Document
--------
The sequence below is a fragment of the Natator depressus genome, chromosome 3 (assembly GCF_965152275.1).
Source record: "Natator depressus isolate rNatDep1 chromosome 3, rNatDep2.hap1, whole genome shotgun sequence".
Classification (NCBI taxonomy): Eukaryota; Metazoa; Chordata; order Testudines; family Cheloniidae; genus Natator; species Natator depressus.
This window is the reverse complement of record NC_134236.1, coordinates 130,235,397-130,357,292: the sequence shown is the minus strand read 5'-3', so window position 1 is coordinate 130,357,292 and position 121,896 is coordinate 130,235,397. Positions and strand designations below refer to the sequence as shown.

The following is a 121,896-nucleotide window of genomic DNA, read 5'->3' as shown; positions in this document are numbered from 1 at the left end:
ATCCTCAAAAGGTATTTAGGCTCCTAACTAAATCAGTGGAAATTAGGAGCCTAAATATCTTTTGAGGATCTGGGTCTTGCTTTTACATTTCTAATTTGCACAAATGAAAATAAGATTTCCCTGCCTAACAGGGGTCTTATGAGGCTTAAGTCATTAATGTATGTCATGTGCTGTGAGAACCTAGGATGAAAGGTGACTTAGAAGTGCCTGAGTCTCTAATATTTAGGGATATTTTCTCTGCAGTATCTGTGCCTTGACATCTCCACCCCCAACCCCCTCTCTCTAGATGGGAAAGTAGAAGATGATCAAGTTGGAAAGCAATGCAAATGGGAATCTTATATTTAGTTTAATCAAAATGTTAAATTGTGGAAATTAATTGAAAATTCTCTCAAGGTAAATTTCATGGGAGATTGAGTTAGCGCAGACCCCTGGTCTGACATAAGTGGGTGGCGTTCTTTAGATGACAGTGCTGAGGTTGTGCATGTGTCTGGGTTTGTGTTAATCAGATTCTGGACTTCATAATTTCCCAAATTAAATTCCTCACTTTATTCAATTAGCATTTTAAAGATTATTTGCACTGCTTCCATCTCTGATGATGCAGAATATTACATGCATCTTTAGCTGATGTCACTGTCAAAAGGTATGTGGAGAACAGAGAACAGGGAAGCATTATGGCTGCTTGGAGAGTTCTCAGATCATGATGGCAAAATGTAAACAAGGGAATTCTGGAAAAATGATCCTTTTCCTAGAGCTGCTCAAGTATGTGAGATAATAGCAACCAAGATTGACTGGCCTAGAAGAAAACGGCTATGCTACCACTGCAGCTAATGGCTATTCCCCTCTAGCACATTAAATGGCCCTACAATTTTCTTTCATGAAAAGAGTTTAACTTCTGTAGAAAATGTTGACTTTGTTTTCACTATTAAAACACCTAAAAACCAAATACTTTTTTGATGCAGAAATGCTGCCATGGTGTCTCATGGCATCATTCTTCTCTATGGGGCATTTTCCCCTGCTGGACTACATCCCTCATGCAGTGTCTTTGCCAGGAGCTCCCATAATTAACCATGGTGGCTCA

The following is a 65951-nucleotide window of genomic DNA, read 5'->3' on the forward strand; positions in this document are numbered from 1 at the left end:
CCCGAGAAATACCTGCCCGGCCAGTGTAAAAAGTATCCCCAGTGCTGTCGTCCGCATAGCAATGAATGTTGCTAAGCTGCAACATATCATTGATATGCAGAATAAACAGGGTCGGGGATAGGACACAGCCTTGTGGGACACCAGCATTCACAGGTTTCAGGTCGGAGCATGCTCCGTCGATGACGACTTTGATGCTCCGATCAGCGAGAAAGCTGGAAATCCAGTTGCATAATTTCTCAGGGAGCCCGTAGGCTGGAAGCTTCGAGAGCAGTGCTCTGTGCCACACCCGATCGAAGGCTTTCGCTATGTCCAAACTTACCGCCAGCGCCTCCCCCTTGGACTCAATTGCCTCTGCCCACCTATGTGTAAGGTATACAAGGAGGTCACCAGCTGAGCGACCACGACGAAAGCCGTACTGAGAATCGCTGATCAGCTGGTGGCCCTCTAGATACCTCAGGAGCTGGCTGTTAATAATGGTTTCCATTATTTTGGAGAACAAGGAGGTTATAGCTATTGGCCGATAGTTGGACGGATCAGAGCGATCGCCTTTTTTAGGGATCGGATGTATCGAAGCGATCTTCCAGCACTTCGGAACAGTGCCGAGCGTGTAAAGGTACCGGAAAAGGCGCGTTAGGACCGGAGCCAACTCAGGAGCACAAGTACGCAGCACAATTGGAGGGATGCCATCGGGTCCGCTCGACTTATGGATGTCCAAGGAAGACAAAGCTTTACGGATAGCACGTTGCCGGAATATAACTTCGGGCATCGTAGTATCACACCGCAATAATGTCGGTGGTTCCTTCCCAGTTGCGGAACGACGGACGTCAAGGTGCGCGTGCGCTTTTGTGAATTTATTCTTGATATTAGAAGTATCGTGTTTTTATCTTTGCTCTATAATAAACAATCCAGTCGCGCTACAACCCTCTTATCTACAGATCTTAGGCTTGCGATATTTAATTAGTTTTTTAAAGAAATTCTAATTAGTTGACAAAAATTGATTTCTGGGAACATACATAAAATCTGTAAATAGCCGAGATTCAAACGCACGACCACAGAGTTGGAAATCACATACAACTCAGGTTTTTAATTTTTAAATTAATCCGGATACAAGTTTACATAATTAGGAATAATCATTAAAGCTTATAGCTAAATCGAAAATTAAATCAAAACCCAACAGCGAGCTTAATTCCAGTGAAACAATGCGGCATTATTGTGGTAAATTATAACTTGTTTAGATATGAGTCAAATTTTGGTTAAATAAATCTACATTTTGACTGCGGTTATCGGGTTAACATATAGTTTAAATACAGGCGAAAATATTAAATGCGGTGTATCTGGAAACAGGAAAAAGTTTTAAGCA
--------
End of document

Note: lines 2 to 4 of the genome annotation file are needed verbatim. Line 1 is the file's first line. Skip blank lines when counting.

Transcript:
Source record: "Natator depressus isolate rNatDep1 chromosome 3, rNatDep2.hap1, whole genome shotgun sequence".
Classification (NCBI taxonomy): Eukaryota; Metazoa; Chordata; order Testudines; family Cheloniidae; genus Natator; species Natator depressus.
This window is the reverse complement of record NC_134236.1, coordinates 130,235,397-130,357,292: the sequence shown is the minus strand read 5'-3', so window position 1 is coordinate 130,357,292 and position 121,896 is coordinate 130,235,397. Positions and strand designations below refer to the sequence as shown.